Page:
Letter to Adobe: Kill the Apps

Cloud Computing for Creatives

I have followed Adobe since its beginning back in the early 1980s. The little company John Warnock and Chuck Geschke built from a tiny rented office near 101 in Mountain View almost 30 years ago has grown into a world leader valued at over $23 billion. Adobe’s culture embraces innovation, partnerships, support of standards, quality of life for employees, green initiatives, and corporate responsibility.

Creative Cloud Today

Adobe’s Creative Cloud has been a huge success. It’s a service that puts all Adobe’s products online, ready for immediate download and install to any computer you’re using; it includes web-based fonts, an online community, and a suite of new tools that help designers create and publish to different platforms. For $50 per month, you can download any app any time, and you get $20 gb storage to store your files, essentially replacing Dropbox. It’s a step up from sending out DVDs or charging for each program separately.

Cloud Computing, Defined

Many companies have put their traditional desktop apps on a set of servers connected to the Internet and called it cloud computing. But naming it cloud computing and adding cloudlike logos doesn’t make it cloud computing.

A New Adobe Platform

The Creative Cloud isn’t cloud computing, but I’m sure there are a handful of people at Adobe thinking about how to go from here to there. My goal in this section is to give people in all companies, and Adobe in particular, a vision that may help steer toward building a 21st century work model.

Adobe Anywhere

This past July, Adobe announced Adobe Anywhere, a new service aimed at managing enterprise video assets. The service lets you upload video once and share across many of Adobe’s apps, maintaining the integrity of the original footage and even doing the heavy rendering on the cloud. Think of it as DropBox for video, done right. Both these attributes — elasticity and single-source data — make Adobe Anywhere a true cloud platform. It’s only available for large companies, and it’s just a small part of the eventual work-flow platform I hope to see, but it’s a great start.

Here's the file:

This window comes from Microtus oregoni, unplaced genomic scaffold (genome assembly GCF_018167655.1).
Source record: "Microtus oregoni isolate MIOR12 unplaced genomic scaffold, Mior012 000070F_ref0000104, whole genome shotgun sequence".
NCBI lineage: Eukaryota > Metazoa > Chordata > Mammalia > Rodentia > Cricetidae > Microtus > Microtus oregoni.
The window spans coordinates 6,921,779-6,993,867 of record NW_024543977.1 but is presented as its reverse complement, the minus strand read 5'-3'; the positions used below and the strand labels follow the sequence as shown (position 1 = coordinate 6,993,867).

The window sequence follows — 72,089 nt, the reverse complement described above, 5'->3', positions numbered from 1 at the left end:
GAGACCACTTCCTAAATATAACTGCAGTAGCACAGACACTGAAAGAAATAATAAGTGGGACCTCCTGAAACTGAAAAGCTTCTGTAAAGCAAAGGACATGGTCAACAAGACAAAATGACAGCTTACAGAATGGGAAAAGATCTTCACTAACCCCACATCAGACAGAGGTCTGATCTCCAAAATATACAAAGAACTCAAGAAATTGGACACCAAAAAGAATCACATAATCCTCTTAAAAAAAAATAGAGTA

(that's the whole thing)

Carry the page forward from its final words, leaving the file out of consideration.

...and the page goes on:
Accelerate the Revolution

The CoLab approach requires new namespaces, new kinds of searchability, new standards, new architectures, new programming languages, interaction models, and an active market of participants — all built around the always-on web. It will require a combination of proprietary technology and open standards like HTML 5. Anywhere is a small but positive step in the right direction, and there is much more to go. I’ve written all about this future in my book, Pull, and on my web site, ThePowerOfPull.com. There, you’ll find an 8-minute movie describing the personal data locker, which takes this concept several steps further.

Provocateur, professional heretic, slayer of myths, speaker of truthiness to powerfulness, and defender of the Oxford comma.

Provocateur, professional heretic, slayer of myths, speaker of truthiness to powerfulness, and defender of the Oxford comma.